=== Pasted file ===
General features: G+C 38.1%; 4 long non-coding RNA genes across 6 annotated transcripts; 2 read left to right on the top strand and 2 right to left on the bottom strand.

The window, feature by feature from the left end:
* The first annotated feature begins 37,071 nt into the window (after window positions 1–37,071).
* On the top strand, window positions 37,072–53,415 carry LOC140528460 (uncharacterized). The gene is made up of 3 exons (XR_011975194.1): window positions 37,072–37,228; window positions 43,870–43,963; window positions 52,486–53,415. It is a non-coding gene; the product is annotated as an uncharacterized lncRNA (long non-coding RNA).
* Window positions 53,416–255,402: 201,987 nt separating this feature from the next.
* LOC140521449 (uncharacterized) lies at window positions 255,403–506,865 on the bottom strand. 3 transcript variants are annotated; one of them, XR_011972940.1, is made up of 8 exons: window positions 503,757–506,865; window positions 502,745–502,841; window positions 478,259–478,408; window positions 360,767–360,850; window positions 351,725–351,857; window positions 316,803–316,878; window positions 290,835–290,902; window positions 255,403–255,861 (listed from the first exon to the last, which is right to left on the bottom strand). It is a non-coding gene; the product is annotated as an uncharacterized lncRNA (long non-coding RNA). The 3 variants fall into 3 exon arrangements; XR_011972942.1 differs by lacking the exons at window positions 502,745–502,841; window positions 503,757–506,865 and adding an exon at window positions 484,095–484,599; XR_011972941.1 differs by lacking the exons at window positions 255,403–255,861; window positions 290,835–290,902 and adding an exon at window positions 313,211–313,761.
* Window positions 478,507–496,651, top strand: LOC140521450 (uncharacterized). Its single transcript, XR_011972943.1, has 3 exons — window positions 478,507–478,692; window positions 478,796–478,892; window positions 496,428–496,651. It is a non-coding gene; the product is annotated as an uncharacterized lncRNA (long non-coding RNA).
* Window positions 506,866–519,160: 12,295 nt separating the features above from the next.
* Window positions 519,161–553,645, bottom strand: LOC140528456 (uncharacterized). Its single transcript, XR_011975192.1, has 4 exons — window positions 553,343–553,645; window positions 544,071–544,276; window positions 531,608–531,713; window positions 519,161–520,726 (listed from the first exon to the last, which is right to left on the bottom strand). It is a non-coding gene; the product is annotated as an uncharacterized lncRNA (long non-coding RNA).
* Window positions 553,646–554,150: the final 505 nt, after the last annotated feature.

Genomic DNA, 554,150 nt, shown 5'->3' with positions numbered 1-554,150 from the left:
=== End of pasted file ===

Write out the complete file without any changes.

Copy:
General features: G+C 38.1%; 4 long non-coding RNA genes across 6 annotated transcripts; 2 read left to right on the top strand and 2 right to left on the bottom strand.

The window, feature by feature from the left end:
* The first annotated feature begins 37,071 nt into the window (after window positions 1–37,071).
* On the top strand, window positions 37,072–53,415 carry LOC140528460 (uncharacterized). The gene is made up of 3 exons (XR_011975194.1): window positions 37,072–37,228; window positions 43,870–43,963; window positions 52,486–53,415. It is a non-coding gene; the product is annotated as an uncharacterized lncRNA (long non-coding RNA).
* Window positions 53,416–255,402: 201,987 nt separating this feature from the next.
* LOC140521449 (uncharacterized) lies at window positions 255,403–506,865 on the bottom strand. 3 transcript variants are annotated; one of them, XR_011972940.1, is made up of 8 exons: window positions 503,757–506,865; window positions 502,745–502,841; window positions 478,259–478,408; window positions 360,767–360,850; window positions 351,725–351,857; window positions 316,803–316,878; window positions 290,835–290,902; window positions 255,403–255,861 (listed from the first exon to the last, which is right to left on the bottom strand). It is a non-coding gene; the product is annotated as an uncharacterized lncRNA (long non-coding RNA). The 3 variants fall into 3 exon arrangements; XR_011972942.1 differs by lacking the exons at window positions 502,745–502,841; window positions 503,757–506,865 and adding an exon at window positions 484,095–484,599; XR_011972941.1 differs by lacking the exons at window positions 255,403–255,861; window positions 290,835–290,902 and adding an exon at window positions 313,211–313,761.
* Window positions 478,507–496,651, top strand: LOC140521450 (uncharacterized). Its single transcript, XR_011972943.1, has 3 exons — window positions 478,507–478,692; window positions 478,796–478,892; window positions 496,428–496,651. It is a non-coding gene; the product is annotated as an uncharacterized lncRNA (long non-coding RNA).
* Window positions 506,866–519,160: 12,295 nt separating the features above from the next.
* Window positions 519,161–553,645, bottom strand: LOC140528456 (uncharacterized). Its single transcript, XR_011975192.1, has 4 exons — window positions 553,343–553,645; window positions 544,071–544,276; window positions 531,608–531,713; window positions 519,161–520,726 (listed from the first exon to the last, which is right to left on the bottom strand). It is a non-coding gene; the product is annotated as an uncharacterized lncRNA (long non-coding RNA).
* Window positions 553,646–554,150: the final 505 nt, after the last annotated feature.

Genomic DNA, 554,150 nt, shown 5'->3' with positions numbered 1-554,150 from the left: